Bird flu vaccine protects people and pets

Oct 20, 2008

A single vaccine could be used to protect chickens, cats and humans against deadly flu pandemics, according to an article published in the November issue of the Journal of General Virology. The vaccine protects birds and mammals against different flu strains and can even be given to birds while they are still in their eggs, allowing the mass vaccination of wild birds.

The emergence of bird flu has posed a major challenge to scientists designing vaccines as it can infect a number of different animals, including birds, pets and people. Now, researchers in the USA have discovered that a vaccine based on a bird flu virus could be used to protect several species against different influenza viruses.

"The world is experiencing a pandemic of influenza in birds caused by an H5N1 virus. Although it has been restricted to Eurasia and some countries in Africa, there is a risk that this virus may spread worldwide," said Professor Daniel Perez from the University of Maryland, USA. "The H5N1 virus also has an unusual expanded host range: not only birds and humans have been infected but also cats, which are usually resistant to influenza. To prepare for a pandemic, it would be ideal to have a vaccine that could be used in multiple animal species."

The researchers found that the central genes or 'backbone' of the H9N2 virus that infects guinea fowl can protect birds and mice against highly pathogenic strains of influenza. They modified the virus to make it less pathogenic and then used it to vaccinate mice. Three weeks after being vaccinated, the mice were infected with the potentially lethal H1N1 virus – the same virus that caused the 1918 Spanish flu pandemic. All the vaccinated mice survived with no signs of disease. Vaccinated mice also survived infection with the deadly H5N1 bird flu virus, again showing no signs of disease.

"Our results show that the H9N2 backbone vaccine can be used to protect mice against two different, highly pathogenic strains of influenza. We chose genes from H9N2 influenza for the vaccine because the virus can infect many different animals, including chickens, mice and pigs," said Professor Perez. "A very important limitation in the current design of flu vaccines is that they are usually species specific. Our approach involves a universal backbone that can be used in several different species, including humans."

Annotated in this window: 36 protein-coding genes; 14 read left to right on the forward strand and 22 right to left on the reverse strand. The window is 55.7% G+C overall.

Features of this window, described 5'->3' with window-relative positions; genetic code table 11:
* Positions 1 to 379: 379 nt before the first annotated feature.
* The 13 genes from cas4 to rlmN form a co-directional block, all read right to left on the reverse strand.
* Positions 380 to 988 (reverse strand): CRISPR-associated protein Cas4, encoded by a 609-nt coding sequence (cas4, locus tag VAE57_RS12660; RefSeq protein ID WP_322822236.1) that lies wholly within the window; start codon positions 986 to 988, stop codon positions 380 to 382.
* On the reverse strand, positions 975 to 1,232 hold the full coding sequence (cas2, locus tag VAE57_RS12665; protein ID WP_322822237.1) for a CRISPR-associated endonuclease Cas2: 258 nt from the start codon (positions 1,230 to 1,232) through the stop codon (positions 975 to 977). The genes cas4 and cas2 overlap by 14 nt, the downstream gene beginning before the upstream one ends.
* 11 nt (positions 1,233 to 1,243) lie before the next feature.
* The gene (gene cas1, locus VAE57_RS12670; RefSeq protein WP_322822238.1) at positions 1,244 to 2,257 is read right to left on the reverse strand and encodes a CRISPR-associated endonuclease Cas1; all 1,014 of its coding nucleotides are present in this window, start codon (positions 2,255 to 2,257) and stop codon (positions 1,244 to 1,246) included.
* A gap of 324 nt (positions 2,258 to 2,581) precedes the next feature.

More importantly, this live attenuated virus provided effective protection when it was administered to birds before they had hatched. By vaccinating eggs against influenza, we could protect wild bird species as well as domestic chickens against pandemic flu strains, limiting the spread of disease to humans.

"If an emerging strain of bird flu spreads among a broad range of animal species, we should expect major health, economic and ecological consequences," said Professor Perez. "It is unrealistic to consider preparing different vaccines specifically tailored to different animal species in this situation. An influenza vaccine that could protect different species would save valuable time during a pandemic."

Source: Society for General Microbiology

Explore further: Diabetes drug found in freshwater is a potential cause of intersex fish

Related Stories

Japan robot receptionist welcomes shoppers

55 minutes ago

She can smile, she can sing and this robot receptionist who started work in Tokyo on Monday never gets bored of welcoming customers to her upmarket shop.

Recommended for you

York's anti-malarial plant given Chinese approval

Apr 24, 2015

A new hybrid plant used in anti-malarial drug production, developed by scientists at the University of York's Centre for Novel Agricultural Products (CNAP), is now registered as a new variety in China.

The appeal of being anti-GMO

Apr 24, 2015

A team of Belgian philosophers and plant biotechnologists have turned to cognitive science to explain why opposition to genetically modified organisms (GMOs) has become so widespread, despite positive contributions ...

Micro fingers for arranging single cells

Apr 24, 2015

Functional analysis of a cell, which is the fundamental unit of life, is important for gaining new insights into medical and pharmaceutical fields. For efficiently studying cell functions, it is essential ...

User comments : 0

Please sign in to add a comment. Registration is free, and takes less than a minute. Read more

Click here to reset your password.
Sign in to get notified via email when new comments are made.